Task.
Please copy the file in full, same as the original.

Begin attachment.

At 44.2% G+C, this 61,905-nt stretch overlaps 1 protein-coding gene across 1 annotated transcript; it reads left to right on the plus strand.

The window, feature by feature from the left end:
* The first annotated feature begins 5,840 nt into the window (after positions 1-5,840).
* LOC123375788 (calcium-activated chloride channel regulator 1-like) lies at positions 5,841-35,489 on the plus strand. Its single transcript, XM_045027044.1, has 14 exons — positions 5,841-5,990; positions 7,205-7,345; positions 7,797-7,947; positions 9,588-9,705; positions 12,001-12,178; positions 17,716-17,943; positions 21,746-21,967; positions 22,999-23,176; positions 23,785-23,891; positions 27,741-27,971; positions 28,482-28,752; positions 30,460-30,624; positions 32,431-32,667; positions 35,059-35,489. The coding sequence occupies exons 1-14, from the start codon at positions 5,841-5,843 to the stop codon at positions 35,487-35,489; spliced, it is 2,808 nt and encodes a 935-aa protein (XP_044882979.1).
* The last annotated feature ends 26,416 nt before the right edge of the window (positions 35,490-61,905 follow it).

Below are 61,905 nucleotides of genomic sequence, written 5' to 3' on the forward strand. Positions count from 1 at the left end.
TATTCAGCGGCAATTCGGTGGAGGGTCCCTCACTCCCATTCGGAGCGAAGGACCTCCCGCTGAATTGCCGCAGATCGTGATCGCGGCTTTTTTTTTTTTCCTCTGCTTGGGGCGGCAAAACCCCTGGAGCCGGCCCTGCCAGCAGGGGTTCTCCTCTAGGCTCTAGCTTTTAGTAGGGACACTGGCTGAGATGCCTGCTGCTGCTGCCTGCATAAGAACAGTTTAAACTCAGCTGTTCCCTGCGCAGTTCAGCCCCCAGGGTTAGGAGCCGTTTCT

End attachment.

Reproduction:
At 44.2% G+C, this 61,905-nt stretch overlaps 1 protein-coding gene across 1 annotated transcript; it reads left to right on the plus strand.

The window, feature by feature from the left end:
* The first annotated feature begins 5,840 nt into the window (after positions 1-5,840).
* LOC123375788 (calcium-activated chloride channel regulator 1-like) lies at positions 5,841-35,489 on the plus strand. Its single transcript, XM_045027044.1, has 14 exons — positions 5,841-5,990; positions 7,205-7,345; positions 7,797-7,947; positions 9,588-9,705; positions 12,001-12,178; positions 17,716-17,943; positions 21,746-21,967; positions 22,999-23,176; positions 23,785-23,891; positions 27,741-27,971; positions 28,482-28,752; positions 30,460-30,624; positions 32,431-32,667; positions 35,059-35,489. The coding sequence occupies exons 1-14, from the start codon at positions 5,841-5,843 to the stop codon at positions 35,487-35,489; spliced, it is 2,808 nt and encodes a 935-aa protein (XP_044882979.1).
* The last annotated feature ends 26,416 nt before the right edge of the window (positions 35,490-61,905 follow it).

Below are 61,905 nucleotides of genomic sequence, written 5' to 3' on the forward strand. Positions count from 1 at the left end.
TATTCAGCGGCAATTCGGTGGAGGGTCCCTCACTCCCATTCGGAGCGAAGGACCTCCCGCTGAATTGCCGCAGATCGTGATCGCGGCTTTTTTTTTTTTCCTCTGCTTGGGGCGGCAAAACCCCTGGAGCCGGCCCTGCCAGCAGGGGTTCTCCTCTAGGCTCTAGCTTTTAGTAGGGACACTGGCTGAGATGCCTGCTGCTGCTGCCTGCATAAGAACAGTTTAAACTCAGCTGTTCCCTGCGCAGTTCAGCCCCCAGGGTTAGGAGCCGTTTCT